Dry aging requires the long storage of meat in a cold environment. This aging evaporates excess moisture from the meat, concentrating and maximizing the flavor and making the texture more tender. Dry aged steaks should be cooked to medium to let the fullest flavor of the meat through. Overcooking these steaks negates the long aging process the meat went through.
Preheat the oven to 400 degrees Fahrenheit.
Place the skillet in the oven for 10 minutes to warm the metal.
Remove the skillet with an oven mitt to a stove burner set to high heat.
Rub your dry aged steak with olive oil, salt and pepper.
Place the steak into the pan and leave in the pan for 1 minute.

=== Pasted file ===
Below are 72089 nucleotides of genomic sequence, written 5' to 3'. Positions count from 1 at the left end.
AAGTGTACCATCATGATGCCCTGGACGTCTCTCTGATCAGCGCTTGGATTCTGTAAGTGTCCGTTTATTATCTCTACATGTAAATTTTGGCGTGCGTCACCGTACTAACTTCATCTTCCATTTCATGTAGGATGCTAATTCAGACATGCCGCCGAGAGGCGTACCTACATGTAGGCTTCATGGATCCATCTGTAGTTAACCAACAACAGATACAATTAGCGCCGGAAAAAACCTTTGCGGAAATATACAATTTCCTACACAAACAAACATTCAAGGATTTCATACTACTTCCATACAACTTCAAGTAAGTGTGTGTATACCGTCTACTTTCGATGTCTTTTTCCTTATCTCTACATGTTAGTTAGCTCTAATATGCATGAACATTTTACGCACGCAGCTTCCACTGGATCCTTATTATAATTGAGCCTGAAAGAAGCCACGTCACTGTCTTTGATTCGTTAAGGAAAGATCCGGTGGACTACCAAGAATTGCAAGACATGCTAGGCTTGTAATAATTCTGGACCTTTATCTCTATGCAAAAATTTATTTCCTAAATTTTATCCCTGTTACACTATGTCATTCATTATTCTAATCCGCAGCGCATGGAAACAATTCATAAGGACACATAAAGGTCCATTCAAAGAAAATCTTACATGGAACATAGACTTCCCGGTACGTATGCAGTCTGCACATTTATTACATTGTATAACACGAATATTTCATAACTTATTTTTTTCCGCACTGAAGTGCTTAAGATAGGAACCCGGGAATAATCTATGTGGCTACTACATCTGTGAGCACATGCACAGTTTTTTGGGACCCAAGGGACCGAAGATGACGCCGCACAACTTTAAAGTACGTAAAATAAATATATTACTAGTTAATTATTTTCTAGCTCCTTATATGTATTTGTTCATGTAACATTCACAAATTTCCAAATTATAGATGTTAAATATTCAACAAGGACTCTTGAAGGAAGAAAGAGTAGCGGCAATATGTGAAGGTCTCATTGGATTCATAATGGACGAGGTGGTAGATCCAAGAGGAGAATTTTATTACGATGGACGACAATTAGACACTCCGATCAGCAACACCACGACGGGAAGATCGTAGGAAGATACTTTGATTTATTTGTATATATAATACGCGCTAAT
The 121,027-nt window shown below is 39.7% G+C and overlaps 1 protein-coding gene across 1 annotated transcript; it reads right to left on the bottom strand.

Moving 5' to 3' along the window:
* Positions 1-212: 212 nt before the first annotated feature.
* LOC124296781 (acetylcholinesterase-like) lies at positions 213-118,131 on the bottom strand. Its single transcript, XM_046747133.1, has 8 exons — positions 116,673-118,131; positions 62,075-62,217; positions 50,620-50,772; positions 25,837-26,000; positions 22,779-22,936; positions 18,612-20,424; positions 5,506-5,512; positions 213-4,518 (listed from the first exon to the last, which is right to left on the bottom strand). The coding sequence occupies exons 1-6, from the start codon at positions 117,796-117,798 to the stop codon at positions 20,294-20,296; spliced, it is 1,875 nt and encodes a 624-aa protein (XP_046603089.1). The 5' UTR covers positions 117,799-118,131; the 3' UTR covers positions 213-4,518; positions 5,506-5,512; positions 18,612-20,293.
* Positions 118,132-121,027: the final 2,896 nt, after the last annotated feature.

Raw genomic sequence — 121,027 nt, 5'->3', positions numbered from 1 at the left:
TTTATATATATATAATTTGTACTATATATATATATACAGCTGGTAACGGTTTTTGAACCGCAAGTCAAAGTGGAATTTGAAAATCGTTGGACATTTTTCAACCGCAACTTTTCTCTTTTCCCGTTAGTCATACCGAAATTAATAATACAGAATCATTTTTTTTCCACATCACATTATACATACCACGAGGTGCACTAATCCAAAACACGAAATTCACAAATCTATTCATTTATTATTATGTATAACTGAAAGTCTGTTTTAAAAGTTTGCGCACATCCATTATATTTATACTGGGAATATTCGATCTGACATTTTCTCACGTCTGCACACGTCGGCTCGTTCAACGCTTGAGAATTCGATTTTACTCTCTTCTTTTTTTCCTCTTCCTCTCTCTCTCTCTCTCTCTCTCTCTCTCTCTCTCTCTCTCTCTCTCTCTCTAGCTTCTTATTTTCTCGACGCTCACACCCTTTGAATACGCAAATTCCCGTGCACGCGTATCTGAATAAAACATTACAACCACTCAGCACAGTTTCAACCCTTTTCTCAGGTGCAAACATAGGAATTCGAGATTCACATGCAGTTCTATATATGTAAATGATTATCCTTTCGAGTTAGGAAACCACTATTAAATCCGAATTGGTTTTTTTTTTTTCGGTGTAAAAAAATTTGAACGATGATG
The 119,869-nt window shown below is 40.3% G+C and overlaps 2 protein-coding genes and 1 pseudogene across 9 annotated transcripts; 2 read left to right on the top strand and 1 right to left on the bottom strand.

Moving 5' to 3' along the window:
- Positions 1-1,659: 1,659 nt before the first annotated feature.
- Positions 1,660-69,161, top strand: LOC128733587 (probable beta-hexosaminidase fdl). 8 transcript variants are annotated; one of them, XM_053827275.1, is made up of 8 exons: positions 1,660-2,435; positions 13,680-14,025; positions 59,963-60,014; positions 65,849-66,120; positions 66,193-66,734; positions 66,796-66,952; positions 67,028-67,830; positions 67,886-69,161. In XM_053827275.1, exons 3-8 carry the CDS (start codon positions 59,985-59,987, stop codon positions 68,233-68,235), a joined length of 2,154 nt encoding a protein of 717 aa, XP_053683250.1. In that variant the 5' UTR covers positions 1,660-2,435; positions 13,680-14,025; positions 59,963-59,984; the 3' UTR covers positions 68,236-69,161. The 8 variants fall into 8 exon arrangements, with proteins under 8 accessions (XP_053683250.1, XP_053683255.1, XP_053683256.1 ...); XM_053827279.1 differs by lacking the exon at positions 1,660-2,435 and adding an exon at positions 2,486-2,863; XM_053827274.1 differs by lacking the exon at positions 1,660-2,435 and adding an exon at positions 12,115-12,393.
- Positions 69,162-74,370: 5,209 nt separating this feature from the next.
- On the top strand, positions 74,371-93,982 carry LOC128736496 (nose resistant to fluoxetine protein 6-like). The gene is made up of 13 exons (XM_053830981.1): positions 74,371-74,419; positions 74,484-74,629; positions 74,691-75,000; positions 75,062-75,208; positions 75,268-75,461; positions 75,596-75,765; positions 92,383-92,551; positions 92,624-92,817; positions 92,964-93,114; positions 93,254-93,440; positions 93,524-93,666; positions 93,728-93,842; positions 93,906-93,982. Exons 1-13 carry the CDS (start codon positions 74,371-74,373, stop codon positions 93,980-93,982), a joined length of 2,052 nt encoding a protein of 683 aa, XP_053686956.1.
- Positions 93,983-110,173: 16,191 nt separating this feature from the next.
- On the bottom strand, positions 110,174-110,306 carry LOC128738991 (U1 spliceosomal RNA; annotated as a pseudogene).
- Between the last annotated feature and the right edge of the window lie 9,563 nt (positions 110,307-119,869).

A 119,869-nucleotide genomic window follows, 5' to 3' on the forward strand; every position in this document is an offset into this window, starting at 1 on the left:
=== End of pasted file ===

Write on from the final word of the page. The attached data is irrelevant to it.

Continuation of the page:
Flip the steak and sear in the pan on high heat for 1 minute.
Move the skillet to the oven for 5 to 9 minutes to finish the steak until the internal temperature reaches the 125 to 140 degrees Fahrenheit per an instant read thermometer.
Remove the steak from the pan and put it on a plate. Cover with aluminum foil and let it sit for 5 to 10 minutes for residual heat to continue to cook the steaks until they reach 130 to 135 degrees Fahrenheit for medium rare or 135 to 150 degrees Fahrenheit for medium.
- "Keys to Good Cooking"; Harold McGee; 2010
- Wall Street Journal: The Search for the Perfect Steak
- Lewis Waite Farm: Cooking Tips for Dry Aged Beef
- Emerils: Pan Sauteed Dry Aged T-bone Steaks Recipe